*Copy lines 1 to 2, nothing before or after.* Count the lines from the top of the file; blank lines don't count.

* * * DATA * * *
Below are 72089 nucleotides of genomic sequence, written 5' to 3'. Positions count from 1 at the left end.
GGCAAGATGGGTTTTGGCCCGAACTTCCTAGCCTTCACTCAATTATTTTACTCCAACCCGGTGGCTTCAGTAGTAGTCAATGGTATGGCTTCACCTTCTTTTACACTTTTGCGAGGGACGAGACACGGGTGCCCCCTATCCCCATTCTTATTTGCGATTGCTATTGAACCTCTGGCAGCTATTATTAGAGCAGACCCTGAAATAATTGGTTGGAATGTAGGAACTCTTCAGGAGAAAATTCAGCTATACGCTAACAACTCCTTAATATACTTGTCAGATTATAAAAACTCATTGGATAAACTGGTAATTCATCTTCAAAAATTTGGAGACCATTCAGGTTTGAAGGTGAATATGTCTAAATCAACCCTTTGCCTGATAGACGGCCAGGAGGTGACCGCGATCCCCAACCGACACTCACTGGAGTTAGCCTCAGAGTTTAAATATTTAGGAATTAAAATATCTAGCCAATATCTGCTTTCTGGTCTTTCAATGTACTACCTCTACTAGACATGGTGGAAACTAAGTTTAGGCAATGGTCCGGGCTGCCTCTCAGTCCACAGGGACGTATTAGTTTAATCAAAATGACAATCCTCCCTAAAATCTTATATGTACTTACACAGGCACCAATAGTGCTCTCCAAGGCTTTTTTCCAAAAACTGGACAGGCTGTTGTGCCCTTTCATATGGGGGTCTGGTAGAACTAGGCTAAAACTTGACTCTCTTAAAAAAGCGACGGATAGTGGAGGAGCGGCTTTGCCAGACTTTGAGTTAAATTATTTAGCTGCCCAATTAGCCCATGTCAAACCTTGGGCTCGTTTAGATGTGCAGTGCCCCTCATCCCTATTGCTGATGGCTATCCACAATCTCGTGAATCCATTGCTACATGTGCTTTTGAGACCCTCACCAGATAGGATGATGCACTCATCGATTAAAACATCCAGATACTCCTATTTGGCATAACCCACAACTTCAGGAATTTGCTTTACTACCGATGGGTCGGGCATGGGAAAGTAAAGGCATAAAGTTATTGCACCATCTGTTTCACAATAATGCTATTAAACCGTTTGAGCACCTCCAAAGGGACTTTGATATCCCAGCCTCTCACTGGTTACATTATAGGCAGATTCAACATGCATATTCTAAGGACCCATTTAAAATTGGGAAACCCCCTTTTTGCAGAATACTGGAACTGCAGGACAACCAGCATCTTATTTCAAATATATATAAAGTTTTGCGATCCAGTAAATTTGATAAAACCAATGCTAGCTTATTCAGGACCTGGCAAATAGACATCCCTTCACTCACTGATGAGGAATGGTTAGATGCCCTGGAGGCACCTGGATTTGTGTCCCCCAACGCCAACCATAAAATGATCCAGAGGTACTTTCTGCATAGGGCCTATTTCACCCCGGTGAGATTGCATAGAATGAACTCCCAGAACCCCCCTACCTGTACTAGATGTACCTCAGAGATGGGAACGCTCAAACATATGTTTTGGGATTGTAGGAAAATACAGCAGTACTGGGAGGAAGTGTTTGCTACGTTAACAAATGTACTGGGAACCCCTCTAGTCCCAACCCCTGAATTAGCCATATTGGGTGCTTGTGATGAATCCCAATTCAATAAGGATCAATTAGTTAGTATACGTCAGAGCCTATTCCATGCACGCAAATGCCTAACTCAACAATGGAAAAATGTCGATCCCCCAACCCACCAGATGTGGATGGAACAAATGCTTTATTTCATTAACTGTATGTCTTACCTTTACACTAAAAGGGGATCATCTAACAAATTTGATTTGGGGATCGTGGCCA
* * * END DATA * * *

Below are 72089 nucleotides of genomic sequence, written 5' to 3'. Positions count from 1 at the left end.
GGCAAGATGGGTTTTGGCCCGAACTTCCTAGCCTTCACTCAATTATTTTACTCCAACCCGGTGGCTTCAGTAGTAGTCAATGGTATGGCTTCACCTTCTTTTACACTTTTGCGAGGGACGAGACACGGGTGCCCCCTATCCCCATTCTTATTTGCGATTGCTATTGAACCTCTGGCAGCTATTATTAGAGCAGACCCTGAAATAATTGGTTGGAATGTAGGAACTCTTCAGGAGAAAATTCAGCTATACGCTAACAACTCCTTAATATACTTGTCAGATTATAAAAACTCATTGGATAAACTGGTAATTCATCTTCAAAAATTTGGAGACCATTCAGGTTTGAAGGTGAATATGTCTAAATCAACCCTTTGCCTGATAGACGGCCAGGAGGTGACCGCGATCCCCAACCGACACTCACTGGAGTTAGCCTCAGAGTTTAAATATTTAGGAATTAAAATATCTAGCCAATATCTGCTTTCTGGTCTTTCAATGTACTACCTCTACTAGACATGGTGGAAACTAAGTTTAGGCAATGGTCCGGGCTGCCTCTCAGTCCACAGGGACGTATTAGTTTAATCAAAATGACAATCCTCCCTAAAATCTTATATGTACTTACACAGGCACCAATAGTGCTCTCCAAGGCTTTTTTCCAAAAACTGGACAGGCTGTTGTGCCCTTTCATATGGGGGTCTGGTAGAACTAGGCTAAAACTTGACTCTCTTAAAAAAGCGACGGATAGTGGAGGAGCGGCTTTGCCAGACTTTGAGTTAAATTATTTAGCTGCCCAATTAGCCCATGTCAAACCTTGGGCTCGTTTAGATGTGCAGTGCCCCTCATCCCTATTGCTGATGGCTATCCACAATCTCGTGAATCCATTGCTACATGTGCTTTTGAGACCCTCACCAGATAGGATGATGCACTCATCGATTAAAACATCCAGATACTCCTATTTGGCATAACCCACAACTTCAGGAATTTGCTTTACTACCGATGGGTCGGGCATGGGAAAGTAAAGGCATAAAGTTATTGCACCATCTGTTTCACAATAATGCTATTAAACCGTTTGAGCACCTCCAAAGGGACTTTGATATCCCAGCCTCTCACTGGTTACATTATAGGCAGATTCAACATGCATATTCTAAGGACCCATTTAAAATTGGGAAACCCCCTTTTTGCAGAATACTGGAACTGCAGGACAACCAGCATCTTATTTCAAATATATATAAAGTTTTGCGATCCAGTAAATTTGATAAAACCAATGCTAGCTTATTCAGGACCTGGCAAATAGACATCCCTTCACTCACTGATGAGGAATGGTTAGATGCCCTGGAGGCACCTGGATTTGTGTCCCCCAACGCCAACCATAAAATGATCCAGAGGTACTTTCTGCATAGGGCCTATTTCACCCCGGTGAGATTGCATAGAATGAACTCCCAGAACCCCCCTACCTGTACTAGATGTACCTCAGAGATGGGAACGCTCAAACATATGTTTTGGGATTGTAGGAAAATACAGCAGTACTGGGAGGAAGTGTTTGCTACGTTAACAAATGTACTGGGAACCCCTCTAGTCCCAACCCCTGAATTAGCCATATTGGGTGCTTGTGATGAATCCCAATTCAATAAGGATCAATTAGTTAGTATACGTCAGAGCCTATTCCATGCACGCAAATGCCTAACTCAACAATGGAAAAATGTCGATCCCCCAACCCACCAGATGTGGATGGAACAAATGCTTTATTTCATTAACTGTATGTCTTACCTTTACACTAAAAGGGGATCATCTAACAAATTTGATTTGGGGATCGTGGCCA